The International Cycling Union (U.C.I.) backed up claims made by an Australian cyclist who said that tainted food in China was the reason that he tested positive for performance-enhancing drugs.
Olympic bronze medalist Michael Rogers was stripped of his victory at the Japan Cup Cycle Road Race last October when he tested positive for clenbuterol, a sympathomimetic drug that athletes use to drop body fat quickly. It’s used by farmers in China and in other countries to produce leaner meat on pigs and cattle.
U.C.I. said yesterday that Roger’s disqualifications from the race were still in effect but that any further accusations against him would be dropped, as “there was a significant probability that the presence of clenbuterol may have resulted from the consumption of contaminated meat from China,” according to New York Times’ Sinosphere.
This means that a potential racing ban against Roger has been dropped. “I am looking forward to getting back to work, competing in the sport I love,” Rogers responded to the news in a written statement.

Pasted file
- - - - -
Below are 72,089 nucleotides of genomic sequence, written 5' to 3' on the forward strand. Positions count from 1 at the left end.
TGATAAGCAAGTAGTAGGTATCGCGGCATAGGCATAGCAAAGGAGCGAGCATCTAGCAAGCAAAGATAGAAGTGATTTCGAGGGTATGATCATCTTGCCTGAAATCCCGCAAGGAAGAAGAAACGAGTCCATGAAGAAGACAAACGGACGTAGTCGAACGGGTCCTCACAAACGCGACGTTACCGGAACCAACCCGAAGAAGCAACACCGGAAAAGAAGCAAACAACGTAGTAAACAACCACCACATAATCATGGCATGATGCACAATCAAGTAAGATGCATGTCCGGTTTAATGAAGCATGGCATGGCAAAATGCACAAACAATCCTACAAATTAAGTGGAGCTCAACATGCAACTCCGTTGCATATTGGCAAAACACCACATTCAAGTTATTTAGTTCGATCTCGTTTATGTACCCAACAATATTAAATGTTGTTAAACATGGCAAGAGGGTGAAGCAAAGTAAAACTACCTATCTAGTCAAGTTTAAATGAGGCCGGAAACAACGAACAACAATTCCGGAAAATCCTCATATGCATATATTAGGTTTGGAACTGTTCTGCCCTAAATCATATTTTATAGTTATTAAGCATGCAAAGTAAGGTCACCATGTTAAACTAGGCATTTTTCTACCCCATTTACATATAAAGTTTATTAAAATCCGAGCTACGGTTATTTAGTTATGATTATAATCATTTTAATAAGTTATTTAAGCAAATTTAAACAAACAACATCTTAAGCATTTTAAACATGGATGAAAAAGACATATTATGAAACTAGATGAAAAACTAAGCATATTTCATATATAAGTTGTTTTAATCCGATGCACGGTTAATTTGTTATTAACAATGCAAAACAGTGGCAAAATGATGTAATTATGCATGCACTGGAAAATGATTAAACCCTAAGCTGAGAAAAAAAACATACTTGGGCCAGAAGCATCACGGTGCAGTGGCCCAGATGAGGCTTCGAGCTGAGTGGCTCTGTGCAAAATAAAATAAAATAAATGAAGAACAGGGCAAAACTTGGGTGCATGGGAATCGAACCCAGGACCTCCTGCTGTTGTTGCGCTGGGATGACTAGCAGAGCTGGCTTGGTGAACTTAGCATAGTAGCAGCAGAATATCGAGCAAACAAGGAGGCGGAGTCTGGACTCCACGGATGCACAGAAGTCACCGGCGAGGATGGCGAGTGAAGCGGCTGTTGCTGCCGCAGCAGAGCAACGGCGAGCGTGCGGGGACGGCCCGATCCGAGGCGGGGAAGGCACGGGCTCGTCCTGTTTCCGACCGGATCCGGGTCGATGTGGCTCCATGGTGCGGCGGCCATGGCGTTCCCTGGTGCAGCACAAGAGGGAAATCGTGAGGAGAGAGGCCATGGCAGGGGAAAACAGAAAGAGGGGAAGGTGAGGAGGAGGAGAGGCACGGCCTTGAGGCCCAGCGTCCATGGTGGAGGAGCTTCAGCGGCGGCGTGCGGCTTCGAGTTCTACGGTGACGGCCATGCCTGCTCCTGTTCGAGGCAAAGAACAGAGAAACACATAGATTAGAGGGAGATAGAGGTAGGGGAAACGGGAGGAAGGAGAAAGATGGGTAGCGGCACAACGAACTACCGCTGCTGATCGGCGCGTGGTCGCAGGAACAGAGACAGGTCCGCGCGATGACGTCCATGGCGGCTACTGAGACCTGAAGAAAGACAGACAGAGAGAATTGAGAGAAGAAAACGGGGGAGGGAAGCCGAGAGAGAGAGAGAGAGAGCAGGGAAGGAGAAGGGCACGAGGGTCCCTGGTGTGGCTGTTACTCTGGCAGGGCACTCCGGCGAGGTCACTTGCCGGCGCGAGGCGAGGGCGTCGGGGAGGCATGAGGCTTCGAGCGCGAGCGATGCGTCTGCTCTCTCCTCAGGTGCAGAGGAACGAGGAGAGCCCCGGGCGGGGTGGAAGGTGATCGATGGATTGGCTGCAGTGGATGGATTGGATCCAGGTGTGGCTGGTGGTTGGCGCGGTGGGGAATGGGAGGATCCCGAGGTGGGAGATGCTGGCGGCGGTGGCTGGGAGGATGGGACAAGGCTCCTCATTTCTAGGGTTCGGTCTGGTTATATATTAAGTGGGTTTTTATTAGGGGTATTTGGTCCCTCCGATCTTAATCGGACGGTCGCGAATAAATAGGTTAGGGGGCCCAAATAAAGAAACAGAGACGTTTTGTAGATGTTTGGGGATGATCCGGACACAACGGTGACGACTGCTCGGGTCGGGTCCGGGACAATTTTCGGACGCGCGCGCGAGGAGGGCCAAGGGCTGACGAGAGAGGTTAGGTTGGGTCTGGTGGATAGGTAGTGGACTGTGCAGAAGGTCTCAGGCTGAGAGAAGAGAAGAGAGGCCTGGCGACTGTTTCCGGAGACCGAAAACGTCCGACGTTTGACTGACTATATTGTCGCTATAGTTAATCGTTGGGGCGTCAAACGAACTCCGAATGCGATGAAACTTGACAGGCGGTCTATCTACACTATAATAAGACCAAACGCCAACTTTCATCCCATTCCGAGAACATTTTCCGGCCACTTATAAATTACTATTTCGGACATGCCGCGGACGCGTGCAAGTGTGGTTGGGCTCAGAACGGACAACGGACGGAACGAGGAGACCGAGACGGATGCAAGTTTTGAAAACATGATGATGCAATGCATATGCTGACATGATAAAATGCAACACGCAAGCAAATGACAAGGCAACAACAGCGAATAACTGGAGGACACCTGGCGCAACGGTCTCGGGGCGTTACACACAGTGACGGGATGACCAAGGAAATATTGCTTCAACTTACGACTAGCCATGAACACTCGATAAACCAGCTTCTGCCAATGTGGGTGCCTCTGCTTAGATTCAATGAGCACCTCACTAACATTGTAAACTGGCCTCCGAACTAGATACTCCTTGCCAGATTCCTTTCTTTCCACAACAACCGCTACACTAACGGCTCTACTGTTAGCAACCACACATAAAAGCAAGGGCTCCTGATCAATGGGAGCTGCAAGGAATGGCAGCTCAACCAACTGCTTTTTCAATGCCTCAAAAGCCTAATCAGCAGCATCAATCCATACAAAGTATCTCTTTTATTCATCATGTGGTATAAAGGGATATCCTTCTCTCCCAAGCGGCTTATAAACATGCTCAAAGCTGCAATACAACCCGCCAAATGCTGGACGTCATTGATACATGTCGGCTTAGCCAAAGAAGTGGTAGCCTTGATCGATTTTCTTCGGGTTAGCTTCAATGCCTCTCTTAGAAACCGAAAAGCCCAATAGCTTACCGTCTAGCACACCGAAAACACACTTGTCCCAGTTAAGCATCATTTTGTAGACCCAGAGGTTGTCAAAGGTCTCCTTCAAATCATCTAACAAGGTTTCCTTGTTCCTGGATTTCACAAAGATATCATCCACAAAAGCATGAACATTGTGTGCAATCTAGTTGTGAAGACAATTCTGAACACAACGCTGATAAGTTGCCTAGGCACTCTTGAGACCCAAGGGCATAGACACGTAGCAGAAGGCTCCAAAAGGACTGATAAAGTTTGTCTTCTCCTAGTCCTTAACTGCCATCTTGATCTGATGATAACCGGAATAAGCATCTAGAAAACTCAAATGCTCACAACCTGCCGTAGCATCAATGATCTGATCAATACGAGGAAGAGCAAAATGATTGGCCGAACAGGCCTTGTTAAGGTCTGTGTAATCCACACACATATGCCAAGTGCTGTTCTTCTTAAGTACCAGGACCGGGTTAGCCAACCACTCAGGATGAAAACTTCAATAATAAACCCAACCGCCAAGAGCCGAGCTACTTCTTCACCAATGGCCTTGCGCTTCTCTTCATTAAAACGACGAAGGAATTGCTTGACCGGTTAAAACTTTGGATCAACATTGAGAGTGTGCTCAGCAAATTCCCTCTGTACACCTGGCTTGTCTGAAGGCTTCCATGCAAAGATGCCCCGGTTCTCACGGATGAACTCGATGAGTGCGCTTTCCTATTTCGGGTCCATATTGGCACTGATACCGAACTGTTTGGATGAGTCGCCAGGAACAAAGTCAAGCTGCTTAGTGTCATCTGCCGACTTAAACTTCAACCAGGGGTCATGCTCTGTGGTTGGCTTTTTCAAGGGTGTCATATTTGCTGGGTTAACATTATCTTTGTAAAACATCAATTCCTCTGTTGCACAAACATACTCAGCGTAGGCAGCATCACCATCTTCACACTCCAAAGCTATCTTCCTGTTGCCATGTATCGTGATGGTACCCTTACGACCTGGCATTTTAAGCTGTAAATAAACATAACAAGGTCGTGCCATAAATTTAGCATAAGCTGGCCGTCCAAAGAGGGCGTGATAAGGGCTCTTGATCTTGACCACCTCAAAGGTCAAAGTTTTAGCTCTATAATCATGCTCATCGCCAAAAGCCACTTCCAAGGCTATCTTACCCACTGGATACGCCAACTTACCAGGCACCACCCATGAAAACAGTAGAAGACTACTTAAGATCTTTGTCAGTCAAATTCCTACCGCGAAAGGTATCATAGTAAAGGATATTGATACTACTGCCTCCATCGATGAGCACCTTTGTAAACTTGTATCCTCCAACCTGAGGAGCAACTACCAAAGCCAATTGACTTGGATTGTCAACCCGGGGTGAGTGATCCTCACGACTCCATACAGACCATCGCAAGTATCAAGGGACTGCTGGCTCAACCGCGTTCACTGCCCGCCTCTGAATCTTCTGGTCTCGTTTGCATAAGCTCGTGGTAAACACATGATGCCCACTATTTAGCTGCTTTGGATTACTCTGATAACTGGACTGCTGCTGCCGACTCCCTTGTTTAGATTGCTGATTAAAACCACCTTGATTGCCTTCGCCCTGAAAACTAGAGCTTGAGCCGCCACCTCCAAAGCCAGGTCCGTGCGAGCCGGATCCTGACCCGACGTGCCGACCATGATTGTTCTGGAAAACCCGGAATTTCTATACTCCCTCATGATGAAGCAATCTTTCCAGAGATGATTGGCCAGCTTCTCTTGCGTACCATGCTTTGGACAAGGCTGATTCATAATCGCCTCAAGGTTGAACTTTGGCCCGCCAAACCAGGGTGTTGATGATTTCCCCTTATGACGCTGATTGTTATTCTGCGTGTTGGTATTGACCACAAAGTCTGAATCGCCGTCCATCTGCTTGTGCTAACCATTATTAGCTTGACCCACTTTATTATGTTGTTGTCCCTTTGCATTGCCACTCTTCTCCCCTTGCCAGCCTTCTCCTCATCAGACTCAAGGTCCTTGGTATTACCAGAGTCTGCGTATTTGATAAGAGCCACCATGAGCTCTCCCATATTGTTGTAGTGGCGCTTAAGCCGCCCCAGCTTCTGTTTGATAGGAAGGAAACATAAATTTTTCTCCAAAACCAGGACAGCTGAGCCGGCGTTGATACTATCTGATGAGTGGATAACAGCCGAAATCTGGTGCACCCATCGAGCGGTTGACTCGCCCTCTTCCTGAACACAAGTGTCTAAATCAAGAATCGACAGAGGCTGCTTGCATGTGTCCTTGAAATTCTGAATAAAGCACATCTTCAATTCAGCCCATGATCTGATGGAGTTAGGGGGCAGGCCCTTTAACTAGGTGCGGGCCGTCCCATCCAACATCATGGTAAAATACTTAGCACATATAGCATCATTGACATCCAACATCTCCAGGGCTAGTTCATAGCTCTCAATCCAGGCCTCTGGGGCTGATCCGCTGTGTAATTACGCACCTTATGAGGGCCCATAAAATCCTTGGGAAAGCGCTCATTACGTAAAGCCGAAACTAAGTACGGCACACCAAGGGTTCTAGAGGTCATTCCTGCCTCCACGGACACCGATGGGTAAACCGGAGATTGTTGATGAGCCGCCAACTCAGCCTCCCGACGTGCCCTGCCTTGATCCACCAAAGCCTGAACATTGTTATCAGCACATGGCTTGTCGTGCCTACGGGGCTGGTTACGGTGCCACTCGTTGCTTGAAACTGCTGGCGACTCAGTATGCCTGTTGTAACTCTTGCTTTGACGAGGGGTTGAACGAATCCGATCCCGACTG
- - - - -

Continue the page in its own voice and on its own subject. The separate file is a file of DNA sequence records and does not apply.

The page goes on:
“I would like to make it very clear, in the strongest terms possible that I have never knowingly or deliberately ingested clenbuterol,” the had said back in December.
“I can advise that during the period 8th-17th of October, before arriving in Japan, I was present in China for the World Tour race, Tour of Beijing,” he said.
Indeed, China has seen its fair share of food scandals involving the fat-burning additive. In 2006, over 300 people in Shanghai became ill after eating meat laced with the drug. In 2011, Clenbuterol-tainted pork began circulating in markets after being distributed by Shuanghui Group, the country’s largest meat processors.
The World Anti-Doping Agency has urged athletes to “exercise extreme caution with regards to eating meat when travelling to competitions in China and Mexico.”